Thanks to our friends over at holistichorse.com we are excited to share some additional news behind Hemp seed oil for equine.
“We would like to be able to report that we have results from clinical studies of horses using hemp, but very few veterinarians know about hemp and even fewer would recommend using it as a therapy for arthritis, or insulin resistance, or inflammation, or skin problems, or for hard keepers.
So until hemp becomes more widely used and its benefits cannot be ignored, it is unlikely that we will see any clinical studies performed. Additionally, while hemp products for human consumption are readily available, there are very few dietary hemp products for animals, and those that are, are relatively new on the market with very few customers. Therefore, in an effort to collect data on how horses with health issues respond to hemp therapy, we first had to find some horses with health issues to use it on.
The makers of Hemp for Horses (NO LONGER IN BUSINESS) donated their product to two horse sanctuaries for neglected and abused horses in return for progress reports on the horses using it. We also talked to horse owners who have been able to look past the prejudice against hemp and see its extraordinary benefits when nothing else seemed to help. And while these are anecdotal cases, some involving more than just hemp help, they are very compelling. At Hooved Animal Sanctuary in Chelsea, Vermont, two horses were placed on hemp therapy. The first horse is an off-the-track 6-year-old Thoroughbred mare, Belle, who was lame in the hocks, short-strided, flat- footed in the front and possibly navicular, with a poor appetite and a bad attitude. She was placed on a therapeutic dose of hemp for 2 weeks and then placed on a maintenance dose.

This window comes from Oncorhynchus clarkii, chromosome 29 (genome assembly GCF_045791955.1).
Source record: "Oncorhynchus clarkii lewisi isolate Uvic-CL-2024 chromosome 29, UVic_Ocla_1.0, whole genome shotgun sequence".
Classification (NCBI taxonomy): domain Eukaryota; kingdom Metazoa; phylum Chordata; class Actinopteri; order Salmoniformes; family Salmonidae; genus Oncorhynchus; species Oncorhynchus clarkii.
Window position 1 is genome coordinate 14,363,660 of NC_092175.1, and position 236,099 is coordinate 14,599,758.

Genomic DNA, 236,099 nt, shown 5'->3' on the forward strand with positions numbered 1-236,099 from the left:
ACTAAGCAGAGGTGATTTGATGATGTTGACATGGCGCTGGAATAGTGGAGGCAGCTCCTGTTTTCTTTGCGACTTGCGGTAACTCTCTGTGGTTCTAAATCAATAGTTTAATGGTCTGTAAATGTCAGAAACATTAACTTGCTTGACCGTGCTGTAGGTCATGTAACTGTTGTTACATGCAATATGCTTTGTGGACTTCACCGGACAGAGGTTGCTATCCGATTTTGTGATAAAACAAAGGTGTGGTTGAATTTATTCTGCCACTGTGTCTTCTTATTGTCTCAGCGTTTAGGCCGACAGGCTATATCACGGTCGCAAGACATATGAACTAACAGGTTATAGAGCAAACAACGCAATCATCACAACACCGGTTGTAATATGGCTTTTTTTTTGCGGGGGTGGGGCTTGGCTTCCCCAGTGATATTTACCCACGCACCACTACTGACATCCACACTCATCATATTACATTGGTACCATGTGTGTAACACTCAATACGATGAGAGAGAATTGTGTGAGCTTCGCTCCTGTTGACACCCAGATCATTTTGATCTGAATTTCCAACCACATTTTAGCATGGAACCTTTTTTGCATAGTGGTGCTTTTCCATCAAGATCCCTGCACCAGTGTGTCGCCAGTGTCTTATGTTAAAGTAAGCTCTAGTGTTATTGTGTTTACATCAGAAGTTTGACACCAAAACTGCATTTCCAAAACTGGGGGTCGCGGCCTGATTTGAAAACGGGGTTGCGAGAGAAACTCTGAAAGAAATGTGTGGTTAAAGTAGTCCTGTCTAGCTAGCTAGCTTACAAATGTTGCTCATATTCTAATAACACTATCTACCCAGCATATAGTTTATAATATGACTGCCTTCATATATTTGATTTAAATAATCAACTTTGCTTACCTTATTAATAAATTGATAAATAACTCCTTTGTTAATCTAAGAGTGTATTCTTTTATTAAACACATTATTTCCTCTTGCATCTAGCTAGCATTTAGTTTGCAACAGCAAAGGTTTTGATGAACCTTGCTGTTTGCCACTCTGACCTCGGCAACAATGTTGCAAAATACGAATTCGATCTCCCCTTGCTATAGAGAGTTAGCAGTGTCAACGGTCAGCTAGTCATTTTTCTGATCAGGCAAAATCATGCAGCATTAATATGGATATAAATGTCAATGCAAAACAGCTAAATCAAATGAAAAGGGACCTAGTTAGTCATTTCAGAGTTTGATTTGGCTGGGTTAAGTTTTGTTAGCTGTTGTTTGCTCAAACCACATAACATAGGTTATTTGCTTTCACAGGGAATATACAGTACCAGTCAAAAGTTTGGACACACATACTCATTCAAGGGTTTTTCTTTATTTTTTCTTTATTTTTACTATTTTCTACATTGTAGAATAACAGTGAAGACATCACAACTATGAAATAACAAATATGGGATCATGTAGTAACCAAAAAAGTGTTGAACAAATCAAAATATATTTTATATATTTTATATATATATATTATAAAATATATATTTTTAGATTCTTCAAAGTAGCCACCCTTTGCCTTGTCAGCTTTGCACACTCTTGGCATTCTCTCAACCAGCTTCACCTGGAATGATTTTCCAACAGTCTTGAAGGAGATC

At the time of this writing she had been on hemp for a total of 2 months. Deb Baker, the owner of the sanctuary, reported the following results: the clicking in Belle’s hocks is gone and she is showing no lameness in them. She is moving more freely in her front end, which is probably due to a decrease in the soreness. Her general over-all condition has greatly improved – her coat is shiny and she is much more interested in eating. Her attitude has not shown any marked improvement, although she seems to have become more playful and more social. The second horse is a 9-year-old quarter horse gelding called Levi. He was diagnosed with degenerative joint disease, small bone spurs which interfere with the joints, back problems and mild navicular. “Levi was our “Deb Baker says. “His hocks were sore, which caused his back to be sore, which made him shift his weight to his front, which made the navicular worse. On a scale of 1 to 1 0, with 1 0 being extremely sore, Levi was a 7.” He was placed on the same regimen as Belle. “Now,” Deb says, “he is playing more and rearing, which indicates to me that he is feeling well enough to want to put weight on his hocks. We are now able to ride him at a walk for about 15 minutes, 3 times a week. I would say he is now a 3 on the soreness scale.” An added benefit is that both horses seem to require less grain to maintain the same weight. Both are given grass hay free choice, but Levi has gone from 2 large scoops of grain per day down to about a cup. “I am convinced hemp has anti-inflammatory properties. I have not seen this much improvement with glucosamine,” says Deb
This author’s traditional veterinarian has recommended an increase in her horse’s intake of omegas (essential fatty acids) as the single best thing you can do for your horse’s overall well-being. The omegas are beneficial in promoting joint health, improving skin, coat, mane and tail condition, and even improving hooves. And even though my veterinarian does not know enough about hemp to endorse it, it stands to reason that if essential fatty acids are important, then hemp is by far one of the richest and most balanced natural sources.”